A group of scientists at CalVO have recently begun a new investigation of the Clear Lake Volcanic Field (CLVF), a seismically and geothermally active volcanic system located just ~150 km (93 miles) north of the San Francisco Bay Area.
Clearing up the volcanic history at Clear Lake
The CLVF research group, which includes research geologists and geophysicists, will use a combination of computer, field, and lab-based science to understand the potential hazards of the volcanic field to the region. The CLVF team will combine these data with work by the GMEG (Geology Minerals Energy Geophysics) group in Menlo Park, who study how the tectonic environment of the CLVF might control eruptions and geothermal activity.
Many of the CalVO team’s desired datasets are either gathered directly in the field (i.e., gas measurements, gravity measurements, physical volcanology observations) or are generated from samples collected in the field (i.e., geochronology and geochemistry). With fieldwork playing such a fundamental role in CalVO science, the CLVC crew were planning a number of excursions during April and May when the weather in the Clear Lake area is typically wonderful (and the poison oak and snakes are manageable). Those plans are on hold now that the CLVC team is following precautionary safety measures provided by state and national authorities, but in the meantime, we can still introduce our team leaders and their scientific goals!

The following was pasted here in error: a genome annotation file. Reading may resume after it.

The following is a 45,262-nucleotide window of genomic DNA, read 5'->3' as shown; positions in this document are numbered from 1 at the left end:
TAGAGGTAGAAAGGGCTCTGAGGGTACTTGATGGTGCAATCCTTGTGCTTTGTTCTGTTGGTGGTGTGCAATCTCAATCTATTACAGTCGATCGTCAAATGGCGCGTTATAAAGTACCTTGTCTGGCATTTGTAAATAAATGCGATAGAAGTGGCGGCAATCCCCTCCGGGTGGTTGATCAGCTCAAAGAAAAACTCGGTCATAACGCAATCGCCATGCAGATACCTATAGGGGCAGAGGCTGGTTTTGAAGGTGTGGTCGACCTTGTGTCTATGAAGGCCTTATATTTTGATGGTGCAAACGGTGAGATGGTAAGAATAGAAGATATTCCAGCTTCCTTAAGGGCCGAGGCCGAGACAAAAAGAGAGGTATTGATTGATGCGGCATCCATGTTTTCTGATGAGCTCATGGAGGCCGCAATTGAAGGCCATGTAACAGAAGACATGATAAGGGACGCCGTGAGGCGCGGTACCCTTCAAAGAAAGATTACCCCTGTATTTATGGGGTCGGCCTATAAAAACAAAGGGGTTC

Dr. Jessica Ball and the physical volcanology team are hoping to unravel the eruption history and dynamics of the youngest activity at the CLVF, a series of maar craters formed from the explosive interaction of magma and water. The youngest dated maars erupted ~ 10,000 years ago, but many remain undated and may be even younger. Understanding the youngest eruptions at the CLVF will help us model and assess future explosive eruptions in and around Clear Lake.
Dr. Dawnika Blatter and the rock geochemistry team will collect and analyze samples necessary to refine the existing geologic map: https://pubs.usgs.gov/imap/2362/. The initial focus will be on the early (2.1-0.8 million-year-old) rocks at the SE end of Clear Lake. Better geochemical, isotopic, and petrologic work on these rocks will show how magmas form and evolve in the Clear Lake system.
Dr. Deborah Bergfeld and the gas geochemistry team have been conducting geochemical monitoring in the Clear Lake region since 2015. Clear geochemical signals from their samples indicate inputs of magmatic gases from deep in the system, but show no changes in their amounts. This provides a geochemical baseline against which any potential future changes can be interpreted in the context of volcanic or tectonic activity.
Dr. Jared Peacock and the geophysics team are planning to construct a 3-D geophysical model of the CLVF. This model will depict near surface structure and the deeper magmatic system, including locations of deep crustal magma storage. The 3-D model will be built from various geophysical datasets,including magnetotelluric, gravity, magnetic, and seismic data. Combining this model with the regional tectonic framework created by scientists in GMEG, the geophysics team will build a comprehensive model of the Earth’s structure hosting the CLVF’s magmatic plumbing.
Dr. Seth Burgess and the geochronology team are building an eruption history for the nearly 2-million-year life span of the volcanic field by dating rocks via the U/Pb and Ar/Ar geochronology. Linking a timeline of eruptions with the other science being done will provide insight into why, how, and where the system erupts, and if there are any compositional or behavioral changes with time.